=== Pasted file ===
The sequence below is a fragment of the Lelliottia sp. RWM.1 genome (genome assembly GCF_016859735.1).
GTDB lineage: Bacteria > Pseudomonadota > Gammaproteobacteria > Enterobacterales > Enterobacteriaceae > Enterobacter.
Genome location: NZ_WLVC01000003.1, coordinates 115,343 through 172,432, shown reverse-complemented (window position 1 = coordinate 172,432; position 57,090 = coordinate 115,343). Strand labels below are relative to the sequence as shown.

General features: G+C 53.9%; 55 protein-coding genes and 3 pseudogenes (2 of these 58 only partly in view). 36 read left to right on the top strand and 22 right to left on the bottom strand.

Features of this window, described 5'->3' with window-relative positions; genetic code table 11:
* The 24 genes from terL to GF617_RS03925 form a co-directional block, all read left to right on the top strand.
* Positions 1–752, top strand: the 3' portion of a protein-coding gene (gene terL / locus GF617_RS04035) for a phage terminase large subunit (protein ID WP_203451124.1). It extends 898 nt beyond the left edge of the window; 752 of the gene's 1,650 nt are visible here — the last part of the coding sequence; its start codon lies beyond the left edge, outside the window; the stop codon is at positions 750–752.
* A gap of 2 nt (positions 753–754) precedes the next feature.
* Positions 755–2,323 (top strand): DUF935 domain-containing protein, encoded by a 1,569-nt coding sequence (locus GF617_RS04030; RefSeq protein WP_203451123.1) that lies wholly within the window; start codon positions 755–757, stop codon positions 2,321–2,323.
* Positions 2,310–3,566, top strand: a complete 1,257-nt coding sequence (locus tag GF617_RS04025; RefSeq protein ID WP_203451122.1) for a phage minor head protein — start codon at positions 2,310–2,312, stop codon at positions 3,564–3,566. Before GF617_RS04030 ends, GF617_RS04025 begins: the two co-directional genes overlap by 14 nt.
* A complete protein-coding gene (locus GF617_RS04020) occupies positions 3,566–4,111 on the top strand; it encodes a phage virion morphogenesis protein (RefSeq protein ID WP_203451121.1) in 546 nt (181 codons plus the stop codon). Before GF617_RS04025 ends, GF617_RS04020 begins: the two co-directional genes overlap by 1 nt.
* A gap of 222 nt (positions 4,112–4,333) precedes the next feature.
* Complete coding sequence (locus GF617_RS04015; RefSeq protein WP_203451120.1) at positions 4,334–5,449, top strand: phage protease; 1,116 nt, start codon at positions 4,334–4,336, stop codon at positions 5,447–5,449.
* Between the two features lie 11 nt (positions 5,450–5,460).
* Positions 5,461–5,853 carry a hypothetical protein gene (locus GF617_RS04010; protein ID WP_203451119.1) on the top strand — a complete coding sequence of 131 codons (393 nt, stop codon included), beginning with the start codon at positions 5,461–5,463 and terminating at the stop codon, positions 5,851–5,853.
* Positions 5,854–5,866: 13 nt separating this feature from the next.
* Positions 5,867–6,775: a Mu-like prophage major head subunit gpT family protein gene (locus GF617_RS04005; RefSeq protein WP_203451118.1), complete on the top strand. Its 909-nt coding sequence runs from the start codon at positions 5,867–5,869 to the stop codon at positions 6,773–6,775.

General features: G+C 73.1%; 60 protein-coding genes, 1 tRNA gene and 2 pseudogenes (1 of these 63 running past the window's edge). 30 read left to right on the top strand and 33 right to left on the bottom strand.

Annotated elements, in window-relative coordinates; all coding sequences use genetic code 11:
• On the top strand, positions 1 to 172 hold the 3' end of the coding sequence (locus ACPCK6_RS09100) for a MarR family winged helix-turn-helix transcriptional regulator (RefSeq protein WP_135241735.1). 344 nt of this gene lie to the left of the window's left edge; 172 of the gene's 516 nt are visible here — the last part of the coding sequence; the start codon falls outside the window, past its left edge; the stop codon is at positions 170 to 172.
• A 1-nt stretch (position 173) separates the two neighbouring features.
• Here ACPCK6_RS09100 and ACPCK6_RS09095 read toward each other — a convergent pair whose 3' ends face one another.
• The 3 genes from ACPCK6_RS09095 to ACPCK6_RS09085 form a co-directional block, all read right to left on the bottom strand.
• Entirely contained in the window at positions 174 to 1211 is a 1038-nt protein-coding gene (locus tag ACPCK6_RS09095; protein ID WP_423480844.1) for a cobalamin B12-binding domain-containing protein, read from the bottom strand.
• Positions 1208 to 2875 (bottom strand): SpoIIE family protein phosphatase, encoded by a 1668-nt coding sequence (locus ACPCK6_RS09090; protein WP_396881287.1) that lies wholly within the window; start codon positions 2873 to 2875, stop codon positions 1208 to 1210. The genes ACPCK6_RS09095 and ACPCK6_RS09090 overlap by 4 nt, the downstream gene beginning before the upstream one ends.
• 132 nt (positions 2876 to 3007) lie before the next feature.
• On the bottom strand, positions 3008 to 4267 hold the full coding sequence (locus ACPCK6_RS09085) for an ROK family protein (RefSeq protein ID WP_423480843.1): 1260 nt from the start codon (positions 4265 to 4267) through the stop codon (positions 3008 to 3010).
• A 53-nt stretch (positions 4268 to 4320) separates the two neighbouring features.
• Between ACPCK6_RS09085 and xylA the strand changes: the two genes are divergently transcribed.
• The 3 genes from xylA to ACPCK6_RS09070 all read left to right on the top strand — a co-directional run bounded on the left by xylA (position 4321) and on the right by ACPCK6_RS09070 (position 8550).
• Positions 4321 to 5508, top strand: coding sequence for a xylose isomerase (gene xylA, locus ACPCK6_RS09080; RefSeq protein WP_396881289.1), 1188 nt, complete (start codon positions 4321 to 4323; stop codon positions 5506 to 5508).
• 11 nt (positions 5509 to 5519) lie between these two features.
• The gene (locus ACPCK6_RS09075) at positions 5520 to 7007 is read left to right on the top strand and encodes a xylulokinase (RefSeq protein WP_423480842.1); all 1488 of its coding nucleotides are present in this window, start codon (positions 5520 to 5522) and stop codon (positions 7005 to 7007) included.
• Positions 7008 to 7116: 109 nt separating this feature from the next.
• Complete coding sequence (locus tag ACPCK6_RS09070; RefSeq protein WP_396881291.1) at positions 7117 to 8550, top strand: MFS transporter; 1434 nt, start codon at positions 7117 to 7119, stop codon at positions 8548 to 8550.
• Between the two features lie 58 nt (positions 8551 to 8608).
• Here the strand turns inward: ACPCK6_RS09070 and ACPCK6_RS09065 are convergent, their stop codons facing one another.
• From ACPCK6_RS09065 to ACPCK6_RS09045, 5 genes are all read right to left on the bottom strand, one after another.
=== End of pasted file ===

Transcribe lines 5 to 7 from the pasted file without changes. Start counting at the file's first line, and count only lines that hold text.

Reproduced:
Features of this window, described 5'->3' with window-relative positions; genetic code table 11:
* The 24 genes from terL to GF617_RS03925 form a co-directional block, all read left to right on the top strand.
* Positions 1–752, top strand: the 3' portion of a protein-coding gene (gene terL / locus GF617_RS04035) for a phage terminase large subunit (protein ID WP_203451124.1). It extends 898 nt beyond the left edge of the window; 752 of the gene's 1,650 nt are visible here — the last part of the coding sequence; its start codon lies beyond the left edge, outside the window; the stop codon is at positions 750–752.